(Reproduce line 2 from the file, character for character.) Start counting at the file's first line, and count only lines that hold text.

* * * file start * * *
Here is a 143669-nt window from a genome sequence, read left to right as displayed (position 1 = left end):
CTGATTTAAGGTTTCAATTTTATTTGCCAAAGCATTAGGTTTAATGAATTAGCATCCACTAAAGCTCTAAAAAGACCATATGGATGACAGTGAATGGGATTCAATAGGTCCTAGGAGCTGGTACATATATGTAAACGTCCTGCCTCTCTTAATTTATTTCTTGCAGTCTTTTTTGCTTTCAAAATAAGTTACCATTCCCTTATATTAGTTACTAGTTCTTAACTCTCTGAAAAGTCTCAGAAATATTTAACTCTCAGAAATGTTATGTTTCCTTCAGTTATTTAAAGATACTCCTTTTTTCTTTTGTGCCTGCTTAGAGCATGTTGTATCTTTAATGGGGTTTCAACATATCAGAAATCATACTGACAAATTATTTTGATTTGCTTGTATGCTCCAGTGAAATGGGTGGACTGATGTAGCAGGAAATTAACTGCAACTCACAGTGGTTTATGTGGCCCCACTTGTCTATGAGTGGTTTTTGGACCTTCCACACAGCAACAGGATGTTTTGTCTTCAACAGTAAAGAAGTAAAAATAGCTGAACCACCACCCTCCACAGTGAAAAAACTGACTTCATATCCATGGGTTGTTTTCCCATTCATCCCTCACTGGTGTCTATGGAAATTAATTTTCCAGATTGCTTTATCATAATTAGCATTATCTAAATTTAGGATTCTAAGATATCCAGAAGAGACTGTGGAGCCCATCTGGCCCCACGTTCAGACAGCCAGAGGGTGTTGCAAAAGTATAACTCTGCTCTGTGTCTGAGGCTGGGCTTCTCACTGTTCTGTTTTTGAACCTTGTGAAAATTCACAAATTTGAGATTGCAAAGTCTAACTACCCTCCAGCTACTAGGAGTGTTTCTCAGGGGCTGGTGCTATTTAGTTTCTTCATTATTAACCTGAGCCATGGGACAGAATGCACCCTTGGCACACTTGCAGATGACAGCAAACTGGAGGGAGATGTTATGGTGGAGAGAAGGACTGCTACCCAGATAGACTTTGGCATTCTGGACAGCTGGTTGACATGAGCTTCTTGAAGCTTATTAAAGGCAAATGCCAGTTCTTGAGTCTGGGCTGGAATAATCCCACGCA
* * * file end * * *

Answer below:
CTGATTTAAGGTTTCAATTTTATTTGCCAAAGCATTAGGTTTAATGAATTAGCATCCACTAAAGCTCTAAAAAGACCATATGGATGACAGTGAATGGGATTCAATAGGTCCTAGGAGCTGGTACATATATGTAAACGTCCTGCCTCTCTTAATTTATTTCTTGCAGTCTTTTTTGCTTTCAAAATAAGTTACCATTCCCTTATATTAGTTACTAGTTCTTAACTCTCTGAAAAGTCTCAGAAATATTTAACTCTCAGAAATGTTATGTTTCCTTCAGTTATTTAAAGATACTCCTTTTTTCTTTTGTGCCTGCTTAGAGCATGTTGTATCTTTAATGGGGTTTCAACATATCAGAAATCATACTGACAAATTATTTTGATTTGCTTGTATGCTCCAGTGAAATGGGTGGACTGATGTAGCAGGAAATTAACTGCAACTCACAGTGGTTTATGTGGCCCCACTTGTCTATGAGTGGTTTTTGGACCTTCCACACAGCAACAGGATGTTTTGTCTTCAACAGTAAAGAAGTAAAAATAGCTGAACCACCACCCTCCACAGTGAAAAAACTGACTTCATATCCATGGGTTGTTTTCCCATTCATCCCTCACTGGTGTCTATGGAAATTAATTTTCCAGATTGCTTTATCATAATTAGCATTATCTAAATTTAGGATTCTAAGATATCCAGAAGAGACTGTGGAGCCCATCTGGCCCCACGTTCAGACAGCCAGAGGGTGTTGCAAAAGTATAACTCTGCTCTGTGTCTGAGGCTGGGCTTCTCACTGTTCTGTTTTTGAACCTTGTGAAAATTCACAAATTTGAGATTGCAAAGTCTAACTACCCTCCAGCTACTAGGAGTGTTTCTCAGGGGCTGGTGCTATTTAGTTTCTTCATTATTAACCTGAGCCATGGGACAGAATGCACCCTTGGCACACTTGCAGATGACAGCAAACTGGAGGGAGATGTTATGGTGGAGAGAAGGACTGCTACCCAGATAGACTTTGGCATTCTGGACAGCTGGTTGACATGAGCTTCTTGAAGCTTATTAAAGGCAAATGCCAGTTCTTGAGTCTGGGCTGGAATAATCCCACGCA